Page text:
This tightly researched documentary opens with the tragic auto accident in which Ms. Kowalski is rendered comatose. During the early period of her prolonged hospitalization, tensions arise between Kowalski's domestic partner and the patient's parents, leading to a highly contentious battle for the rights not only to visit, but also to assume long term care responsibilities. As the patient regains consciousness and limited physical and cognitive skills, the drama moves from the hospital and nursing care facility to the courtroom.

For ten years, the battle for custody and the ultimate care of Ms. Kowalski rages. Drawing on trial transcripts, medical records, newspaper archives, and personal interviews, Casey Charles's work brings to life emotions and personalities that dominated the courtroom dramas and illuminates the highly contested judgments emerging from supposedly objective authorities in journalism, medicine, and the law.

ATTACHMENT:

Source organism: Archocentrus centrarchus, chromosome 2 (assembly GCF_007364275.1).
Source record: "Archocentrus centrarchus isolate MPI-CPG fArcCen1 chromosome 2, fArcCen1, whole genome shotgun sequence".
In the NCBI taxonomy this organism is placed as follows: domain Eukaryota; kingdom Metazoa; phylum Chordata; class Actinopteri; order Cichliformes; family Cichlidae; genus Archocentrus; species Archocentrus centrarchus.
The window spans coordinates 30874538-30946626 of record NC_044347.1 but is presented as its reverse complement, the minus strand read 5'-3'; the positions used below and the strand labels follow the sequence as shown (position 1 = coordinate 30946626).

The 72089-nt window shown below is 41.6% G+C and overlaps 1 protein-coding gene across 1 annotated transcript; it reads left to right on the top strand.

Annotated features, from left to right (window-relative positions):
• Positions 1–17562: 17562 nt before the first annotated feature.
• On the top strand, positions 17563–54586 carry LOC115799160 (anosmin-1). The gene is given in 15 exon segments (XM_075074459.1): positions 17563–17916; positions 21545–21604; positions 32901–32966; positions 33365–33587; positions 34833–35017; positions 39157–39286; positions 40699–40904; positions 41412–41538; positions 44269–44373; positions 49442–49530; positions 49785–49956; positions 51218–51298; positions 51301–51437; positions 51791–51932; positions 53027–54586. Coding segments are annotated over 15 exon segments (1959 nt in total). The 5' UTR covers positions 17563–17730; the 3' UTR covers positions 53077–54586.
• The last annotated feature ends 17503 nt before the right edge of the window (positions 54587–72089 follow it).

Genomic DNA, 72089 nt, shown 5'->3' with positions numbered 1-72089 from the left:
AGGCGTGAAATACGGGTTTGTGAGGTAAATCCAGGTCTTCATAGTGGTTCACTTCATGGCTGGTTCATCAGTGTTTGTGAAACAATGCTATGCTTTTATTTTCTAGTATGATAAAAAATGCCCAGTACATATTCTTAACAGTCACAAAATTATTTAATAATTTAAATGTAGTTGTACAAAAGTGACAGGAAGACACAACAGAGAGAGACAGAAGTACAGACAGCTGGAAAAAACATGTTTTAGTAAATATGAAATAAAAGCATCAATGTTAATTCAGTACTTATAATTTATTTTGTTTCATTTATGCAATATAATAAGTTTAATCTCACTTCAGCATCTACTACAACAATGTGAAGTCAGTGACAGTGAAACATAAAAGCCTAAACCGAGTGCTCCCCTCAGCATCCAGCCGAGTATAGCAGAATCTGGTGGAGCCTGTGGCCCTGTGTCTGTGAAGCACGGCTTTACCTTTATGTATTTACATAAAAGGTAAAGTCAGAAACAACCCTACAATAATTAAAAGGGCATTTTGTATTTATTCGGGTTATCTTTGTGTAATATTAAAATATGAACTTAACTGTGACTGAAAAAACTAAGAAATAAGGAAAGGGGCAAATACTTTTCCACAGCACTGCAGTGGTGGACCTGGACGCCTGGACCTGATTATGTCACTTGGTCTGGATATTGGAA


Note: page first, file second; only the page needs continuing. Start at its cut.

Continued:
This study presents one aspect of an increasingly prominent set of issues regarding the legal rights of same sex partners: to what extent and under what circumstances does our society recognize such a partnership as one in which one partner has the legal right to assume long term responsibility for the care of the other should he/she become disabled and possibly cognitively incompetent?

The author of the study, himself an attorney, presents the reader with a scholarly dissection of the conflict as it presented in this particular dispute, and ultimately ties it to the larger national struggle for gay and lesbian rights. For those interested in medical humanities and medical ethics, the work explores in depth the facets of this struggle as it may affect those who care for the critically ill and/or chronically disabled whose commitment is to a homosexual relationship.


University Press of Kansas

Place Published

Lawrence, Kansas



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